Five ways Mulvaney is cracking down on his own agency
The acting director of the Consumer Financial Protection Bureau (CFPB) often says that the only reason he hasn’t burned the agency down is because it’s illegal.
Mick Mulvaney, the staunchly conservative White House budget director, has taken extensive steps to restrain and reform the CFPB while insisting he would do just enough to meet its legally mandated actions. He has worked to undo years of the bureau’s most controversial rules while laying the groundwork for a massive reduction in the CFPB’s reach and authority, including calling on Congress to strip its powers.
Just this week, Mulvaney dismissed the members of three CFPB advisory boards, including a consumer advocate panel he’s legally required to meet with twice each year.
Here are five ways that Mulvaney, who fought against the CFPB’s creation as a member of the House, has transformed it from within during his six months atop the agency.
Structural changes and political hires
Mulvaney has used his vast power and independence to sway the CFPB by pairing career bureau staffers hired for policy chops with highly paid political appointees. He’s also rearranged the bureau’s structure, making a broad array of powers subject to his appointees’ control.
Mulvaney’s top aides have overseen efforts to slim down the bureau and make it more responsive to the financial services industry.
The acting director brought on Brian Johnson and Kirsten Sutton Mork in senior roles, giving them oversight of most day-to-day bureau functions. The former aides to Rep. Jeb Hensarling (R-Texas), the House Financial Services Committee chairman, were key to his legislative and investigative efforts to tame the CFPB.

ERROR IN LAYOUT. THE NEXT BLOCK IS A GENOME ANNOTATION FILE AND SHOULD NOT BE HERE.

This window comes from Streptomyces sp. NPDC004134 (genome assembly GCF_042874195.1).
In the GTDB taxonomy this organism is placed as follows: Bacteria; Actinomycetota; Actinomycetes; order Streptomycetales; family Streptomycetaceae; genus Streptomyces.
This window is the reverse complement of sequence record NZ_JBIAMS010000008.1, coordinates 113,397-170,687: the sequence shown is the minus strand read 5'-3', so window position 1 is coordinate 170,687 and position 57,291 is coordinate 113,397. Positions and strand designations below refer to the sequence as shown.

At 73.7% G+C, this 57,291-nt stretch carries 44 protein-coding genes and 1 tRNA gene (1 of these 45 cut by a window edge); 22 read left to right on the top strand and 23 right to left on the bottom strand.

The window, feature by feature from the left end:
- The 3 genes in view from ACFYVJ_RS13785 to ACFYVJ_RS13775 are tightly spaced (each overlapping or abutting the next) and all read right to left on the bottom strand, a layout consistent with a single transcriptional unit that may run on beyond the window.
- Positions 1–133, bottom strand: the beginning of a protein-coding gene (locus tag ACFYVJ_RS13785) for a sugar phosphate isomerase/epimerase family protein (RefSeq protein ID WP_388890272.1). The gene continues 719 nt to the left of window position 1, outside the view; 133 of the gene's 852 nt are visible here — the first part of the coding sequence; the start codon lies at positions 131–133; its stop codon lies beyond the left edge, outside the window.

Hensarling led the House GOP’s push to repeal most of the CFPB’s powers and launched probes of the bureau’s regulatory actions through his subpoena power.
Mulvaney, a former Financial Services panel member, said the arrangement mirrored other federal agencies and balanced out a staff composed mainly of Democratic Sen. Elizabeth Warren’s (Mass.) acolytes.
Mulvaney also stoked rage among the CFPB’s progressive supporters and some small financial institutions when he dismissed this week the members of three key advisory groups.
CFPB officials downplayed the furor among consumer advocacy groups and insisted that board members only cared about “their taxpayer funded junkets to Washington, D.C., and being wined and dined by the Bureau.”
Board members called the claim outrageous and some offered to cover their own expenses.
“We give two days of our time working, sitting at our table from morning until night, digging into these weighty issues,” Josh Zinner, the CEO of the Interfaith Center on Corporate Responsibility, said Wednesday. “They have no actual rationale for dismissing these boards, and now they’re just resorting to name calling. It’s absurd.”
Retreat on payday lending crackdown
Mulvaney has reversed the CFPB’s wide crackdown on short-term, high-interest loans.